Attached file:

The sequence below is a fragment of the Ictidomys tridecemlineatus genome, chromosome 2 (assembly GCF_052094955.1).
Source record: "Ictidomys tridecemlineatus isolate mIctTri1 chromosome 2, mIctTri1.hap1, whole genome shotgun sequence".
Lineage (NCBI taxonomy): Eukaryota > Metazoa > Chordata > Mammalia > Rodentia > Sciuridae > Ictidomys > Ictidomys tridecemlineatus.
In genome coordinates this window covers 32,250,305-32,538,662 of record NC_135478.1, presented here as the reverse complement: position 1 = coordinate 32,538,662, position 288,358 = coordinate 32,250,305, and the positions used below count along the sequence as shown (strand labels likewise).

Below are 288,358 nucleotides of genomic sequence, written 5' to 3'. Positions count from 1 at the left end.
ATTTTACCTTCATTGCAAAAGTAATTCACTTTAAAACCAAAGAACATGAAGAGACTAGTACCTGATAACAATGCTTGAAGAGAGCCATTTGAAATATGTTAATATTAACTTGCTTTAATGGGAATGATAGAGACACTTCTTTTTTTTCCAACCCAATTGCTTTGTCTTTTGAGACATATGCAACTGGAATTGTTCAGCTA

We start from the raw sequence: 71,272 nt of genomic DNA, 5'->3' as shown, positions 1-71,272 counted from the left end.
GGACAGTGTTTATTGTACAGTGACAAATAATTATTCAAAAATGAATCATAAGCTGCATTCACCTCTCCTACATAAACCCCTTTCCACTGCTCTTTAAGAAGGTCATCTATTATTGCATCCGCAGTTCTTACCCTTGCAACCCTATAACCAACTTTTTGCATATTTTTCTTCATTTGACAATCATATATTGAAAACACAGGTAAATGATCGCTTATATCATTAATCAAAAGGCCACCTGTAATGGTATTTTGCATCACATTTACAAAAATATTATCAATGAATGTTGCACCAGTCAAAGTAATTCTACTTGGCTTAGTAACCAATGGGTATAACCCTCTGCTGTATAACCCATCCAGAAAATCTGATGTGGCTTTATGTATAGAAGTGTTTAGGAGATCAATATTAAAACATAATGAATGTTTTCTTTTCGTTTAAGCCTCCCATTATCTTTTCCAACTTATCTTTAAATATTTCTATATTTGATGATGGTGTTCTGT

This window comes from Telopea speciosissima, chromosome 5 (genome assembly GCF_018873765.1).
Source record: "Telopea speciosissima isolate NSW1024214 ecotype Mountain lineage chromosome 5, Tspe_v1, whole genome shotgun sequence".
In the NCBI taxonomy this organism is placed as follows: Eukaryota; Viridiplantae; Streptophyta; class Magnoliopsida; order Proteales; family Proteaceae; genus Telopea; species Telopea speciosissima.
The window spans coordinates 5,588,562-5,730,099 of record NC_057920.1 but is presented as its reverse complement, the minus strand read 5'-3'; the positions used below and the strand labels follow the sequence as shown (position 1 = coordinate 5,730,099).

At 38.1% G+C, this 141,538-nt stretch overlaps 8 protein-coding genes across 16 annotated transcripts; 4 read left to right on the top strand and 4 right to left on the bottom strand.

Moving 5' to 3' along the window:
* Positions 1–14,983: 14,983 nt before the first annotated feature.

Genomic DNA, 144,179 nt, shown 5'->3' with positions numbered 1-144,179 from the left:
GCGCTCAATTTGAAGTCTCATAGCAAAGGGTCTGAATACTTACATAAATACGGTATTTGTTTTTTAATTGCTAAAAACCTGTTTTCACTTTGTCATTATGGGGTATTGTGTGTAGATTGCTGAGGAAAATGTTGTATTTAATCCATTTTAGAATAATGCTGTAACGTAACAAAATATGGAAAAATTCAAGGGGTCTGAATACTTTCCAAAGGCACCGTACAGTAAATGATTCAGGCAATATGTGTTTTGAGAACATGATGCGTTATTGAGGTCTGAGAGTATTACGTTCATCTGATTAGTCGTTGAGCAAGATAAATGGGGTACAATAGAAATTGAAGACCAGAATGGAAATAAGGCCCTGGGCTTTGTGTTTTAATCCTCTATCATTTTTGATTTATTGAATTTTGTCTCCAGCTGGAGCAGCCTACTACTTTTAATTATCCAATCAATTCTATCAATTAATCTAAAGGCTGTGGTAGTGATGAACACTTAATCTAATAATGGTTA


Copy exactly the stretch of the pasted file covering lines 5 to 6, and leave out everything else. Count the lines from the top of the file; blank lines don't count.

Below are 288,358 nucleotides of genomic sequence, written 5' to 3'. Positions count from 1 at the left end.
ATTTTACCTTCATTGCAAAAGTAATTCACTTTAAAACCAAAGAACATGAAGAGACTAGTACCTGATAACAATGCTTGAAGAGAGCCATTTGAAATATGTTAATATTAACTTGCTTTAATGGGAATGATAGAGACACTTCTTTTTTTTCCAACCCAATTGCTTTGTCTTTTGAGACATATGCAACTGGAATTGTTCAGCTA